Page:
Posts Tagged ‘Garden Day’

Friday, October 11, 2013

Fall Garden Day

Fall Garden Day: Bonnefont Herb Garden

Carol Schuler, a garden lecturer at The Cloisters, discussed autumn in the medieval agricultural year. One component of her presentation in Bonnefont herb garden was about cultivating hops, an aggressive climbing bine seen growing in this photograph, which was used in medieval beer brewing. Photograph by Nancy Wu

We were graced with beautiful weather last Saturday, October 5, as we hosted our first Fall Garden Day, devoted to discussions on medieval gardening and the medieval harvest. Visitors enjoyed wonderful talks and activities led by staff and lecturers, whose discussions ranged from seed collecting to medieval beekeeping. This special Fall Garden Day was organized to celebrate The Cloisters’ seventy-fifth anniversary, and was a fine complement to our annual Spring Garden Day, which explored medieval fruit. Come visit the gardens while this pleasant fall weather continues!

Fall Garden Day: Beekeeping

Visitors who participated in Fall Garden Day greatly enjoyed the presentation by Roger Repohl, a very enthusiastic and knowledgeable beekeeper. Roger discussed honeybees and beekeeping in the Middle Ages. Photograph by Nancy Wu

Friday, June 15, 2012

Garden Days

The Cloisters offered its annual Garden Days program on June 2 and 3. We had splendid weather and a great turnout. Deirdre Larkin, familiar to all of our regular readers, led garden tours in which she explored the theme of wild and cultivated plants in the Middle Ages. Instructors from our Education Office led workshops for children and their families.

Deirdre Larkin in Bonnefont herb garden

Deirdre Larkin, at center, discussed wild and cultivated plants in the Bonnefont herb garden. Some of the plants in the garden are considered weeds today but were highly valued in the medieval world. Most of the beds in Bonnefont are planted according to use; nearly every bed was completely replanted this spring. Photograph by Nancy Wu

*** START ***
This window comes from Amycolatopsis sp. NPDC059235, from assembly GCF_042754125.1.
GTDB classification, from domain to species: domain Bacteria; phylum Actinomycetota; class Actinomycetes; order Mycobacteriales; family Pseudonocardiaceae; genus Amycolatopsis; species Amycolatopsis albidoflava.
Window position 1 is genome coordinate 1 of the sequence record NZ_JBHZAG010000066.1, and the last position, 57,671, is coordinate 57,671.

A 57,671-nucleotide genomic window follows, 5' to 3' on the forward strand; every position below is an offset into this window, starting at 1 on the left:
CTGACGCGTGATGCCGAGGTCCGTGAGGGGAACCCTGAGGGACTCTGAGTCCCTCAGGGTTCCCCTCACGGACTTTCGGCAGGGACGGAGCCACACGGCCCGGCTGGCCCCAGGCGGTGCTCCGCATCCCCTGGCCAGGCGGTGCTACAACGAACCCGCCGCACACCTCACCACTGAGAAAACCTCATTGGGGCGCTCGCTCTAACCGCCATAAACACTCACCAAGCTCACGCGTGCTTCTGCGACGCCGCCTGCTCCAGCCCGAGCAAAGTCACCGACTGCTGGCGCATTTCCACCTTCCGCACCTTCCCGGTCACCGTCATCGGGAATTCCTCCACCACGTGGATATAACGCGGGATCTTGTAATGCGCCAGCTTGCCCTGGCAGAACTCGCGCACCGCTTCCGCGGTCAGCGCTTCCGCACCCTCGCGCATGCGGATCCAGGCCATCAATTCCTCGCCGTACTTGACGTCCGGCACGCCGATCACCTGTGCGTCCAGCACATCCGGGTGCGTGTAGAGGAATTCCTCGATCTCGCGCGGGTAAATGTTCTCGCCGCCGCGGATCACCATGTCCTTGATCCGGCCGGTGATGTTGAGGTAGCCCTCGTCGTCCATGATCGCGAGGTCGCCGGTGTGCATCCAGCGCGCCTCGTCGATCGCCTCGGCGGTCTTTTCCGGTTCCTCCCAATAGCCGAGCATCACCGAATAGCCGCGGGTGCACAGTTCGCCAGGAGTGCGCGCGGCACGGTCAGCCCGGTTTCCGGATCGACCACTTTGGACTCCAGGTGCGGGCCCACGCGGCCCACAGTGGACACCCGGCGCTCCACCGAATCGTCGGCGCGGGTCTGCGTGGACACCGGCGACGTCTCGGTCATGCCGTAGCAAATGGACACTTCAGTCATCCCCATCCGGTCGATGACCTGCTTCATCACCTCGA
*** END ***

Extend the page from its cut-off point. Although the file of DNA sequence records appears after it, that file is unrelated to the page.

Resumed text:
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Thursday, May 26, 2011

Women and the Medieval Garden

Honor Making a Chaplet of Roses

Above: Honor Making a Chaplet of Roses, ca. 1425–1450. South Netherlandish. Wool warp, wool wefts; 93 x 108 in. (236.2 x 274.3 cm). The Metropolitan Museum of Art, New York, The Cloisters Collection, 1959 (59.85). See the Collection Database to learn more about this work of art.

The theme of this year’s Garden Days at The Cloisters is the relationship between women and gardens, real or imaginary, in the Middle Ages. Please join me at noon on Saturday, June 4, and Sunday, June 5, for enticing views into the hortus conclusus of the Virgin Mary, the convent cloister garth, and the delightful pleasure grounds of medieval romance, inhabited by elegant ladies. In Bonnefont garden, we’ll focus on women’s role in practical horticulture and on plants in medieval health, healing, beauty, and housekeeping, especially herbs mentioned in the works produced by the brilliant twelfth-century Benedictine abbess Hildegard of Bingen and those attributed to the legendary Dame Trotula of Salerno.

In addition to this special gallery/garden talk, you’ll have the opportunity to meet the gardeners, enjoy tours of the gardens, hear readings from the Romance of the Rose, participate in a family workshop, and see a demonstration of medieval embroidery techniques.

Learn more about the programs scheduled for June 5 and 6.

I’ll post again after the event and a short break.

—Deirdre Larkin